Maryland Conference Addresses Issue of Providing Culturally Competent Health Care Services
Participants at Adventist HealthCare's Center on Health Disparities fall conference in Maryland discussed the issue of culture-based health care services on Tuesday, the Montgomery County Gazette reports.
"Even with the help of good translators, cultural differences can stymie the delivery of care," the Gazette reports. The conference's keynote speaker -- Amy Wilson-Stronks, principal investigator of a Joint Commission study on hospitals, language and culture -- said about 90% of respondents in a survey of care providers from 60 hospitals across the nation said they have some bilingual staff and about half were doing cultural competency training or assessments.
In the study, respondents were asked how they would treat a fictional Mexican immigrant who did not speak English and had severe abdominal pain. The fictional patient, whose English-speaking young daughter served as a translator, wanted doctors to give him temporary relief until he was able to visit a traditional healer to help him remove the hex he believes is causing the pain. Wilson-Stronks said that some of the respondents said they would order a psychiatric evaluation of the patient or try to convince him that his beliefs were not true. Others said they would try to communicate with him through writing or drawing.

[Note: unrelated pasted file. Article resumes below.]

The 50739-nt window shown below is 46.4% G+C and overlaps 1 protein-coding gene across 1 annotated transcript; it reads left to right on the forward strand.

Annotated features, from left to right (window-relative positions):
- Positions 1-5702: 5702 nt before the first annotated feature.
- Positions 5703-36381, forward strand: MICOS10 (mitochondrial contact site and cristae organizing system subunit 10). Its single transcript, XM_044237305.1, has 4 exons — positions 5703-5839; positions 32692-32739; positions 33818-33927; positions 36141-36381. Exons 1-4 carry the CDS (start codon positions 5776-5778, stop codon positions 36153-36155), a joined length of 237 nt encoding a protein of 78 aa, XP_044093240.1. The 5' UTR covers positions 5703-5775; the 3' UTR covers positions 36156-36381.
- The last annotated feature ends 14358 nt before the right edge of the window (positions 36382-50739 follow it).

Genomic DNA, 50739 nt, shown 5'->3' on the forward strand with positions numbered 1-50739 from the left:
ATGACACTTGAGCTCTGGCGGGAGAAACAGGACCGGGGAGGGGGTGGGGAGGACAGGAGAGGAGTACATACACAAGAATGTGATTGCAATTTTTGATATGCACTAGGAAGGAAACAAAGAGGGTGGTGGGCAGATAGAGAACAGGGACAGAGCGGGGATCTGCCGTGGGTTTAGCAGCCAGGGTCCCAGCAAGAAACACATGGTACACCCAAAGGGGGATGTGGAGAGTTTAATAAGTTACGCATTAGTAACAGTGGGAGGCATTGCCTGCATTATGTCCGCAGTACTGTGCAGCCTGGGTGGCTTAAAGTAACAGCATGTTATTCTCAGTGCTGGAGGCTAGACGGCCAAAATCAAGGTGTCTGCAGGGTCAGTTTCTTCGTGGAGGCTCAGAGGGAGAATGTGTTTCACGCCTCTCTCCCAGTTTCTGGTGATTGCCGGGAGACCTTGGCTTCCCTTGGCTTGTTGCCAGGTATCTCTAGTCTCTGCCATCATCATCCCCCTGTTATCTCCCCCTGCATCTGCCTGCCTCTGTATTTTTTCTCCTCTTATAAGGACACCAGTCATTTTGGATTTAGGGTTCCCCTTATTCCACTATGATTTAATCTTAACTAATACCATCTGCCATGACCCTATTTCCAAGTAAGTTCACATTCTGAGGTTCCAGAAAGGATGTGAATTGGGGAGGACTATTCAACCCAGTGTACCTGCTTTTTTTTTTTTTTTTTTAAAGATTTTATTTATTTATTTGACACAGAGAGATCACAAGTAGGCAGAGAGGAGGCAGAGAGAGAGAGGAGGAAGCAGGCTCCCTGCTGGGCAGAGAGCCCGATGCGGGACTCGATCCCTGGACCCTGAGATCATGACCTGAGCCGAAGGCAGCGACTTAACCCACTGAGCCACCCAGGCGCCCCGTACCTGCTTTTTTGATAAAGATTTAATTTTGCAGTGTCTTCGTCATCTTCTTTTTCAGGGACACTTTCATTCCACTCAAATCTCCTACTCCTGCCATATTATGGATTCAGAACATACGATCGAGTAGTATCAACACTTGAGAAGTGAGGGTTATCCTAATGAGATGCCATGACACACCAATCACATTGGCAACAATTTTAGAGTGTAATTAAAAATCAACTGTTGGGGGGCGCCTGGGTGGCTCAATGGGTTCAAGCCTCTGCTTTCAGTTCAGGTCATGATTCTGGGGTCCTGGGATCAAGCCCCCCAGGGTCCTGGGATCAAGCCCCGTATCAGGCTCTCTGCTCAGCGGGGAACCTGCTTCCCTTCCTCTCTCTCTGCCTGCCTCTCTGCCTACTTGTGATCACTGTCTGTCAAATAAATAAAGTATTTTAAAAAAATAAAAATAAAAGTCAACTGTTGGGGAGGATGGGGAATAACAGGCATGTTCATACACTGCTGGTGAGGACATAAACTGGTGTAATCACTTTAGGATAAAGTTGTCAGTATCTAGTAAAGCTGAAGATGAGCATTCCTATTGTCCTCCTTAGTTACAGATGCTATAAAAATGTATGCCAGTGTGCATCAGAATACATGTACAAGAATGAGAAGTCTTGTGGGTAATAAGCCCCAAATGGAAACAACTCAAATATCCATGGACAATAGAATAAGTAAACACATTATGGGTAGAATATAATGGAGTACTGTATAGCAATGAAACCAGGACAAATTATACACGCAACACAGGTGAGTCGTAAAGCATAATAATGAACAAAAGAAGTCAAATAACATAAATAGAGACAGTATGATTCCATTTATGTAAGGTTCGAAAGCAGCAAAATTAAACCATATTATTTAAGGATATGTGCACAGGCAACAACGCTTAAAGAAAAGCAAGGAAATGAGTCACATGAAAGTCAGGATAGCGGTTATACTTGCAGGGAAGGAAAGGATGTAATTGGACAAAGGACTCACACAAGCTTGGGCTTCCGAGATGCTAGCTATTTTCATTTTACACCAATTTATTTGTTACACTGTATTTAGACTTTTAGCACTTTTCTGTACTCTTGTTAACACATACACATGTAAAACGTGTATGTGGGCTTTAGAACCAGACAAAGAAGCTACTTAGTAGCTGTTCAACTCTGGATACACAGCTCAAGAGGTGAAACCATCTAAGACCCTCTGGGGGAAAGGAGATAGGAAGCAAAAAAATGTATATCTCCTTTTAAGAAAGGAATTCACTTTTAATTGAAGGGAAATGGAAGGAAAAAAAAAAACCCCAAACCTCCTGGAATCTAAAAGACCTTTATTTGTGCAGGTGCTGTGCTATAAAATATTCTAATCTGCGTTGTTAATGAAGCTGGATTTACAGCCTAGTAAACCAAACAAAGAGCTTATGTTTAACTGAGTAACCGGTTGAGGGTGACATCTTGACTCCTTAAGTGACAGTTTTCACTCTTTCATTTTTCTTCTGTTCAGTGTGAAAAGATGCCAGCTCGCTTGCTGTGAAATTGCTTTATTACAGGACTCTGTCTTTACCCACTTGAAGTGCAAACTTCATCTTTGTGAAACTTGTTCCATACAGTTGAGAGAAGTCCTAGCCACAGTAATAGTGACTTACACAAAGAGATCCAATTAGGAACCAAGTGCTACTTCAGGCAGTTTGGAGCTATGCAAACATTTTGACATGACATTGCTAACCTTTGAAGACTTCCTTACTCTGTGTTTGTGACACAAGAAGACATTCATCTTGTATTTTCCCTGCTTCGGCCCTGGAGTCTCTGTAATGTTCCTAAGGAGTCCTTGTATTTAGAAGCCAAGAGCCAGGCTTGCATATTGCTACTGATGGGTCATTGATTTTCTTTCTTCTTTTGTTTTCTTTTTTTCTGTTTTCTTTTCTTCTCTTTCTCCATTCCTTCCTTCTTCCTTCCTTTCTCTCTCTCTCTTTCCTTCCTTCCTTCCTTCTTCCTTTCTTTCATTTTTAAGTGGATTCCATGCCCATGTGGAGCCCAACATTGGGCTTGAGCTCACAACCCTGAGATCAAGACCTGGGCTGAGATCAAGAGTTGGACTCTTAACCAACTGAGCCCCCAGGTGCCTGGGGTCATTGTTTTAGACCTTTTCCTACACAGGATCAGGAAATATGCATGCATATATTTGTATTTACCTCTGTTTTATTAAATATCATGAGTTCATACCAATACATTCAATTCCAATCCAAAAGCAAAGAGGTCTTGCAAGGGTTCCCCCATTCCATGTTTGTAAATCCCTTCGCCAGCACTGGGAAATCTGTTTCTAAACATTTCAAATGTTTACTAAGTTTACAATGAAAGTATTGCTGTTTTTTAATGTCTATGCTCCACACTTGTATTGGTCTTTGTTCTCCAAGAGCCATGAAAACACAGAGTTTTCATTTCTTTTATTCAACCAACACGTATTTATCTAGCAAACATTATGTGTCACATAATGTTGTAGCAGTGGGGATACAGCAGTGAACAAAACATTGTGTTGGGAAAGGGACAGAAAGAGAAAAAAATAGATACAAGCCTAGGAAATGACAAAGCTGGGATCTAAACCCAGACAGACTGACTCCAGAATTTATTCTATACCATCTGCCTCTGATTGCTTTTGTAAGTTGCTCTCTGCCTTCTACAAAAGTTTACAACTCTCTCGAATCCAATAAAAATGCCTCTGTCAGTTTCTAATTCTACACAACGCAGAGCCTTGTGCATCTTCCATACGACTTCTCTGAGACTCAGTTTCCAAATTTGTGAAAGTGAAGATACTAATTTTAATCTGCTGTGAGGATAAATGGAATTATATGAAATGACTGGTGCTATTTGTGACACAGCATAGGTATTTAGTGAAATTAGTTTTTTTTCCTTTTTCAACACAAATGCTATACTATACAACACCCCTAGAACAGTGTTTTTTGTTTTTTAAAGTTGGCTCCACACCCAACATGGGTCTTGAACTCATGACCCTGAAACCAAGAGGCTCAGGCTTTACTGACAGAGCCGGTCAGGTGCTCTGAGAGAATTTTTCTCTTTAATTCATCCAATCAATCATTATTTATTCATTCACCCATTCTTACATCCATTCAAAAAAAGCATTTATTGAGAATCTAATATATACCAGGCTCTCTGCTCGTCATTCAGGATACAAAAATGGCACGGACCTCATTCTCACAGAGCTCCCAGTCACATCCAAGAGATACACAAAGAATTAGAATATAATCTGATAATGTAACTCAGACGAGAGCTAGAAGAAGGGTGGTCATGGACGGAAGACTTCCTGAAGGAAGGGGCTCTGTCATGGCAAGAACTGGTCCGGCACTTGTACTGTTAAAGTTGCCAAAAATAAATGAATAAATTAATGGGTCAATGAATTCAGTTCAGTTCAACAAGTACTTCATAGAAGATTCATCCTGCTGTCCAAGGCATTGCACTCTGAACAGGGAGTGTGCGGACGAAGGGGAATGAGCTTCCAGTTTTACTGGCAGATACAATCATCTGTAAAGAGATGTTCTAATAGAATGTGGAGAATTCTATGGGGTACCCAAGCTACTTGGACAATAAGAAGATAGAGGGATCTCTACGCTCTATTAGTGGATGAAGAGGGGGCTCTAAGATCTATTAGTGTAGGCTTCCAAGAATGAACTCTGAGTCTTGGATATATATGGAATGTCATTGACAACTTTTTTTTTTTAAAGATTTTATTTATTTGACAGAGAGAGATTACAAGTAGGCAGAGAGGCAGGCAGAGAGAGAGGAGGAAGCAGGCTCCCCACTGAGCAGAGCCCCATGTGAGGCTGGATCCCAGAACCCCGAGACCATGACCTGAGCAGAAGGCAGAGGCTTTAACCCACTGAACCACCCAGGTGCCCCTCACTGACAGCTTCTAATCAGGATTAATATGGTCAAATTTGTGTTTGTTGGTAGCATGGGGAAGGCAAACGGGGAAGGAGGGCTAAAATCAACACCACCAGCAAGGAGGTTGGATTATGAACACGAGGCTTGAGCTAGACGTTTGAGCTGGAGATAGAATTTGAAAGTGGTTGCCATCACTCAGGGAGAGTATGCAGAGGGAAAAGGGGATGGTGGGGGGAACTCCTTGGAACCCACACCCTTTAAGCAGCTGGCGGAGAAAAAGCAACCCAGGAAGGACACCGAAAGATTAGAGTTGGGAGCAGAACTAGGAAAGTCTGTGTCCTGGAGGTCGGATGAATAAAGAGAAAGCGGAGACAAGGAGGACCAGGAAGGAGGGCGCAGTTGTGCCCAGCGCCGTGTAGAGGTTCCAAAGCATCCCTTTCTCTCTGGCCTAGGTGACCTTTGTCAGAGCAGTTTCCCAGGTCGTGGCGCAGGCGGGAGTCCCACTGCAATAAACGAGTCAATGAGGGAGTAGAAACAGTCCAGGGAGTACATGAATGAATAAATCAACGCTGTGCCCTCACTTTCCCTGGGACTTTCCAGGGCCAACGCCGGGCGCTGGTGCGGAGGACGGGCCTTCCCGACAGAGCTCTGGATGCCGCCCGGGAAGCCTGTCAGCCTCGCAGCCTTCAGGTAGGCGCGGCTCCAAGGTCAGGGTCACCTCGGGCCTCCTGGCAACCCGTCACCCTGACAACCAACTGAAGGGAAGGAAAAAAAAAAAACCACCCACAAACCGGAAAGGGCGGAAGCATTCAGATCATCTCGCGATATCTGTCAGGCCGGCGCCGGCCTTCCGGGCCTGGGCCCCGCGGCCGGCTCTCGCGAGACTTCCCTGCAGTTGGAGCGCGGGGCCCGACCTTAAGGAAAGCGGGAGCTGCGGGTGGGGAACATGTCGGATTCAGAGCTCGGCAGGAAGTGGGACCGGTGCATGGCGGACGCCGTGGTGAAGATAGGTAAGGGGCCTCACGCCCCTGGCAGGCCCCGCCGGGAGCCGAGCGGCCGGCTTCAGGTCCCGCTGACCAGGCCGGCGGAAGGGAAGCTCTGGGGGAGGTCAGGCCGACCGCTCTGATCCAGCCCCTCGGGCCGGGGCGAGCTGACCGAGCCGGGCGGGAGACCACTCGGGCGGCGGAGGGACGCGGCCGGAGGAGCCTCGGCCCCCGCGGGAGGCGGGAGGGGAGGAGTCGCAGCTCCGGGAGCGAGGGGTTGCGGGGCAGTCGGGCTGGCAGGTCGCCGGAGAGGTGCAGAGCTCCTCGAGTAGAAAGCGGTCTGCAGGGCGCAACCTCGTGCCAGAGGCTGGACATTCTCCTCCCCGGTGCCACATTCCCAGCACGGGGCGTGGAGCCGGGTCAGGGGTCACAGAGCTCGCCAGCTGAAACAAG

She said the Joint Commission is working to develop standards for culturally competent, patient-centered care that would assist physicians in such situations. She said patients "deserve to be able to communicate our needs to our providers -- we all deserve to be heard," adding, "Providers also need the resources available to them to do their jobs" (Hyslop, Montgomery County Gazette, 11/19).